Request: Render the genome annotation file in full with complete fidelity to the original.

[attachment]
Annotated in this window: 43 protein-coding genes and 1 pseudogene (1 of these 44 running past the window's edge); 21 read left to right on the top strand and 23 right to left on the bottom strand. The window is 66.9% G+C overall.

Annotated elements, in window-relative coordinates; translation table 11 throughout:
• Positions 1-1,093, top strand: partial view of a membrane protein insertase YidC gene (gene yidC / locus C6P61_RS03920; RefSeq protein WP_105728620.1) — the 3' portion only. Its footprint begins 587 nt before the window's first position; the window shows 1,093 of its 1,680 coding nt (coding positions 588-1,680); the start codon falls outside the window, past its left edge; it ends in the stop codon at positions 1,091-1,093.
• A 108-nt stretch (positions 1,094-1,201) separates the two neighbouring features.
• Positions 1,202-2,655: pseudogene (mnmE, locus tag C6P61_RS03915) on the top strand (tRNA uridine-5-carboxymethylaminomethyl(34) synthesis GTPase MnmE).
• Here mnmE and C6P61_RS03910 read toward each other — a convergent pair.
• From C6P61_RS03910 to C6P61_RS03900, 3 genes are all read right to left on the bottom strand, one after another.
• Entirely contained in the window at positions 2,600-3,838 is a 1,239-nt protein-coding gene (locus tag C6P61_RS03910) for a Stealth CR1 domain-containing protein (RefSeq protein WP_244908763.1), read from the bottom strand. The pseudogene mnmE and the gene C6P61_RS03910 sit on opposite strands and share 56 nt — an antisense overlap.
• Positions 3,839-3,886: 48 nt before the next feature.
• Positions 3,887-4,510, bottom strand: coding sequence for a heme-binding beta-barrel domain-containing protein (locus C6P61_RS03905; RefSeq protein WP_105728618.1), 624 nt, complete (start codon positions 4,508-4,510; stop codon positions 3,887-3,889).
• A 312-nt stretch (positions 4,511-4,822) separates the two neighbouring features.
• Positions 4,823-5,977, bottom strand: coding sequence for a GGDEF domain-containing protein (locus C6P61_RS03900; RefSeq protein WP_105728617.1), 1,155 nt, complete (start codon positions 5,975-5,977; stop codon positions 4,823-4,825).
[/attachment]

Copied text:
Annotated in this window: 43 protein-coding genes and 1 pseudogene (1 of these 44 running past the window's edge); 21 read left to right on the top strand and 23 right to left on the bottom strand. The window is 66.9% G+C overall.

Annotated elements, in window-relative coordinates; translation table 11 throughout:
• Positions 1-1,093, top strand: partial view of a membrane protein insertase YidC gene (gene yidC / locus C6P61_RS03920; RefSeq protein WP_105728620.1) — the 3' portion only. Its footprint begins 587 nt before the window's first position; the window shows 1,093 of its 1,680 coding nt (coding positions 588-1,680); the start codon falls outside the window, past its left edge; it ends in the stop codon at positions 1,091-1,093.
• A 108-nt stretch (positions 1,094-1,201) separates the two neighbouring features.
• Positions 1,202-2,655: pseudogene (mnmE, locus tag C6P61_RS03915) on the top strand (tRNA uridine-5-carboxymethylaminomethyl(34) synthesis GTPase MnmE).
• Here mnmE and C6P61_RS03910 read toward each other — a convergent pair.
• From C6P61_RS03910 to C6P61_RS03900, 3 genes are all read right to left on the bottom strand, one after another.
• Entirely contained in the window at positions 2,600-3,838 is a 1,239-nt protein-coding gene (locus tag C6P61_RS03910) for a Stealth CR1 domain-containing protein (RefSeq protein WP_244908763.1), read from the bottom strand. The pseudogene mnmE and the gene C6P61_RS03910 sit on opposite strands and share 56 nt — an antisense overlap.
• Positions 3,839-3,886: 48 nt before the next feature.
• Positions 3,887-4,510, bottom strand: coding sequence for a heme-binding beta-barrel domain-containing protein (locus C6P61_RS03905; RefSeq protein WP_105728618.1), 624 nt, complete (start codon positions 4,508-4,510; stop codon positions 3,887-3,889).
• A 312-nt stretch (positions 4,511-4,822) separates the two neighbouring features.
• Positions 4,823-5,977, bottom strand: coding sequence for a GGDEF domain-containing protein (locus C6P61_RS03900; RefSeq protein WP_105728617.1), 1,155 nt, complete (start codon positions 5,975-5,977; stop codon positions 4,823-4,825).